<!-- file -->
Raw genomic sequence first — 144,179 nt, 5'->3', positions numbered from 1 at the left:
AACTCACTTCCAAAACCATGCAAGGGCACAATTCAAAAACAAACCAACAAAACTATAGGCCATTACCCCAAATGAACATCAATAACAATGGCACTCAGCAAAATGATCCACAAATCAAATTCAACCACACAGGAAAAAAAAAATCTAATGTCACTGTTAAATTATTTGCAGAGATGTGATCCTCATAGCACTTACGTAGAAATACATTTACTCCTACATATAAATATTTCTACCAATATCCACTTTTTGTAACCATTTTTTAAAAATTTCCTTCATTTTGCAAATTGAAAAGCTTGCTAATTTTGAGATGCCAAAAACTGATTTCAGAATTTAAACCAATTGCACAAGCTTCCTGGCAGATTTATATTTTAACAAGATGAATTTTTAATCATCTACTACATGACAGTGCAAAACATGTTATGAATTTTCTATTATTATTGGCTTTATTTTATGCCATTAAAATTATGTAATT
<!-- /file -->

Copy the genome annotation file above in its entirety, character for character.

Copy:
Raw genomic sequence first — 144,179 nt, 5'->3', positions numbered from 1 at the left:
AACTCACTTCCAAAACCATGCAAGGGCACAATTCAAAAACAAACCAACAAAACTATAGGCCATTACCCCAAATGAACATCAATAACAATGGCACTCAGCAAAATGATCCACAAATCAAATTCAACCACACAGGAAAAAAAAAATCTAATGTCACTGTTAAATTATTTGCAGAGATGTGATCCTCATAGCACTTACGTAGAAATACATTTACTCCTACATATAAATATTTCTACCAATATCCACTTTTTGTAACCATTTTTTAAAAATTTCCTTCATTTTGCAAATTGAAAAGCTTGCTAATTTTGAGATGCCAAAAACTGATTTCAGAATTTAAACCAATTGCACAAGCTTCCTGGCAGATTTATATTTTAACAAGATGAATTTTTAATCATCTACTACATGACAGTGCAAAACATGTTATGAATTTTCTATTATTATTGGCTTTATTTTATGCCATTAAAATTATGTAATT